The benefit that will matter most to project management is the one that requires the most patience. That is that the code base will become more stable and easier / faster to change. This benefit, however, requires an investment of time up front to get the initial testing and refactoring done. This ends up being like a drastic change in diet; it’s painful at the start and you may not see that many benefits quickly but you know the change in habit needs to be permanent to work. You have to keep reminding yourself that it will bring great benefits over time.
Many developers I know who work on a code base that has been around for a while have seen some code they wish they could fix. Most of the time this boils down to a “fix” for a bug or feature having to be overly complicated because of the way the current code is organized. This leads to a desire to refactor the area in which work is being done. In my experience trying to buy time to do some refactoring ends up with one of two responses:
- You’ve picked too much to refactor. It will take too much time to complete the development work and touches so many areas of the code that the QA work will be off the charts.
- You picked a bite sized amount to refactor but what are the benefits to the project to doing this? And it touches another large area of code and, even though it doesn’t change much, we’ll still have to do LOTS of regression testing for that.
Once unit testing and a certain level of refactoring has been approved developers still need to respect the deadlines set by project management and not go crazy trying to test or refactor EVERYTHING. My suggestion is to create tasks in your task management system for any refactoring work you’d like to do that isn’t small in scope and time. This allows for you to lay out a plan for what you’d like to change over time and gives other developers a chance to review it, gives QA a chance to address how much testing it will cause, and gives project management a chance to address how it will affect the schedule. This will take more short term time and effort but it will force you to think about the design of what you’re changing and make a good argument as to why it should be done now.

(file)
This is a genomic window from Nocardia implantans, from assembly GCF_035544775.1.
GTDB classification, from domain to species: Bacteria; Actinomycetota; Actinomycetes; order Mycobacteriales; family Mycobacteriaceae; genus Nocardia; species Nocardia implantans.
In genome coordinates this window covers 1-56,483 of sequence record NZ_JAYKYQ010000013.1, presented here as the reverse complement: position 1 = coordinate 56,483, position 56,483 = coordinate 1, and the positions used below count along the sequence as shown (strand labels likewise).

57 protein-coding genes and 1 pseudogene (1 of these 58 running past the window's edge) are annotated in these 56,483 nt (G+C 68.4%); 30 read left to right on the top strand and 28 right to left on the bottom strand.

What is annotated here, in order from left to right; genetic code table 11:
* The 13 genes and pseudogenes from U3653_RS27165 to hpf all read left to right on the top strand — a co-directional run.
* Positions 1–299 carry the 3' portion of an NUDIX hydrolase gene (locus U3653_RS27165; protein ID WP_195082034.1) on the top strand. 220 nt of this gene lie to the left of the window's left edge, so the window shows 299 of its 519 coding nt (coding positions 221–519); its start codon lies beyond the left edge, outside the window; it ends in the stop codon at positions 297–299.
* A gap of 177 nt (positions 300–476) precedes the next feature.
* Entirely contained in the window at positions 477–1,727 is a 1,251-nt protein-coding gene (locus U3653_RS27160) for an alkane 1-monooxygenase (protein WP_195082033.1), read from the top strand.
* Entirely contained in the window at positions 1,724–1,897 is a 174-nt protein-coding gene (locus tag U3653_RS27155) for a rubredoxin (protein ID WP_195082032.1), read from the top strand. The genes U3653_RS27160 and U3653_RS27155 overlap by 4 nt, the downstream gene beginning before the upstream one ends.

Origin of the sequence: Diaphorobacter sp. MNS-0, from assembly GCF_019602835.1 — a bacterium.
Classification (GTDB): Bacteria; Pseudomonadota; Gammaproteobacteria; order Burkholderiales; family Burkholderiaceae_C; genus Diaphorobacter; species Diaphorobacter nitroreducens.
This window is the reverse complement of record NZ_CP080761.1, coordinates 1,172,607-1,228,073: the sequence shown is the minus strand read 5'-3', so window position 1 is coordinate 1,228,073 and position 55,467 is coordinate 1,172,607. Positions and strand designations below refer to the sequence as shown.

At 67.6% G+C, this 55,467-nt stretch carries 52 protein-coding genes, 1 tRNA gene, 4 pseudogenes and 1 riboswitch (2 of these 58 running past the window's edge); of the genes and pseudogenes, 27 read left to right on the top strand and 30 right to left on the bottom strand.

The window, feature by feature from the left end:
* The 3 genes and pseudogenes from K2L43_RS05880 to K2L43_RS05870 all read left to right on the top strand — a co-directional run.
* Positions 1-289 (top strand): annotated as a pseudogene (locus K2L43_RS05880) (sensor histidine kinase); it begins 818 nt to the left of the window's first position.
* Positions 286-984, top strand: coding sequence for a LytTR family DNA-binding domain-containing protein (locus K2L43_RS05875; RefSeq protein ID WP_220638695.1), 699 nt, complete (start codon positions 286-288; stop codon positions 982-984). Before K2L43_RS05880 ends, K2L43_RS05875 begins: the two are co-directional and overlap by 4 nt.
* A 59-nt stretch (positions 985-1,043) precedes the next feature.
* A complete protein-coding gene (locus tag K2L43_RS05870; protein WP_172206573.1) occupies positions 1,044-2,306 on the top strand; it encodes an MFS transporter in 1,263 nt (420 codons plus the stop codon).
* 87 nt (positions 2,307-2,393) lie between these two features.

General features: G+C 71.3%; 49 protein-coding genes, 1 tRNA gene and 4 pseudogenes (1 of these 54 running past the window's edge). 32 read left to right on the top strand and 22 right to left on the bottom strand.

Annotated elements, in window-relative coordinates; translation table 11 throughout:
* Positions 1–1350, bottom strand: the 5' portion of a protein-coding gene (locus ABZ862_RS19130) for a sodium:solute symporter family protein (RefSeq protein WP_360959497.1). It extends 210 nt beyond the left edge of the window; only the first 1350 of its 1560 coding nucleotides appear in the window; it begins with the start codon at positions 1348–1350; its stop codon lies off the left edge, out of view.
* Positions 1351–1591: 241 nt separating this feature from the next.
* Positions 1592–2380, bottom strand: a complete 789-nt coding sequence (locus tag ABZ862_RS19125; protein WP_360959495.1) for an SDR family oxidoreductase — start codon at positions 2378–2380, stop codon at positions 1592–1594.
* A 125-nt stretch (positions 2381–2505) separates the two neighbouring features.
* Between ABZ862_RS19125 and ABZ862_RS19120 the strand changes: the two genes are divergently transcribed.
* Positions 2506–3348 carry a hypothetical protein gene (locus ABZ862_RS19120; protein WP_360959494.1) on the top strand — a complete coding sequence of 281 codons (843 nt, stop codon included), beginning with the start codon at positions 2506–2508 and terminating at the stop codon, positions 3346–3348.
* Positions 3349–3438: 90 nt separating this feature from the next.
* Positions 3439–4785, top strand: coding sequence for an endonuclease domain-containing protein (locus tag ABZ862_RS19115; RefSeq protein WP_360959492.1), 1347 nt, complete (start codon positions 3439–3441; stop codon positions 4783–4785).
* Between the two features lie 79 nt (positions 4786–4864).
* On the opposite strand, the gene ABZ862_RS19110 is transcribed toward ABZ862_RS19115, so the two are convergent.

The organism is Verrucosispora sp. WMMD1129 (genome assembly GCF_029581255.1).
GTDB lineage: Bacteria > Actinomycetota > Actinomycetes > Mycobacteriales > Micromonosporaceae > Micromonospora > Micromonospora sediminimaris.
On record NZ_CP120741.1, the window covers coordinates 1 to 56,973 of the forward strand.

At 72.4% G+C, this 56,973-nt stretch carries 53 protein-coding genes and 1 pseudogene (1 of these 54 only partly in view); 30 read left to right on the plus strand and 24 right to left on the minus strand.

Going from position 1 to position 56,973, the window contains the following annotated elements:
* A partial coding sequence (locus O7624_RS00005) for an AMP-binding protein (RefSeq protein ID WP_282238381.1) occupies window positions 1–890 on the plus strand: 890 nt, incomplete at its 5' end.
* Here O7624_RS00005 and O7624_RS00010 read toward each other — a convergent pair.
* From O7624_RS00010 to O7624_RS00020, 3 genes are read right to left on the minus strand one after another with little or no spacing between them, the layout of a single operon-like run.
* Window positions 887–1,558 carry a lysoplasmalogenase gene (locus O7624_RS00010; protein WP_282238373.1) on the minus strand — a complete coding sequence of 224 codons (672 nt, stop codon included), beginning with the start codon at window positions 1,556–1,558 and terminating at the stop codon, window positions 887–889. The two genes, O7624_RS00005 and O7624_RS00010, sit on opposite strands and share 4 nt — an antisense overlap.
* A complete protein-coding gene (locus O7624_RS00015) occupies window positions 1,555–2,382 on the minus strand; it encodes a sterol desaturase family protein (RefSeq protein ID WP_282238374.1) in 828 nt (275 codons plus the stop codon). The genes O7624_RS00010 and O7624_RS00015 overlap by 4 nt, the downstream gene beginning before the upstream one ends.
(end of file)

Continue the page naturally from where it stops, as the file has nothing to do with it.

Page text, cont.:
I didn’t plan to address the impact of unit testing on QA folks. Mainly this is because the QA staff that I’ve worked with have had a knack for figuring out how to break my changes and find things that I was too close to the code to see. If I can knock out some of the trivial bugs by unit testing so that they can focus on finding the more complicated problems, so much the better.
If there is something regarding unit testing that QA folks are concerned about, please let me know!
Handling Tasks To Be Done Later
Just a moment ago, I recommended to developers that they track the refactoring that they want to do so that those plans can be vetted by the rest of the team. The team must be willing to handle grooming and planning to implement the refactoring tasks that are generated. If some of the tasks don’t fit into the schedule of the current project, there must be willingness to implement these changes at a later date or in later project. Having a process that enforces review of the desired changes on a regular basis to see if they’re still valid and if they make sense to work on would be of great help.
To wrap things up I want to acknowledge that starting to test on a project that exists without tests is HARD. It will be lots of extra work at the start. But, if you’re working on a product that will be with you for the foreseeable future, it is work that is worth the time to get right. Please resist the temptations to either skip the testing because you’ve been “ok” without it for years or try to re-write the code base because it would be easier to design with tests from scratch.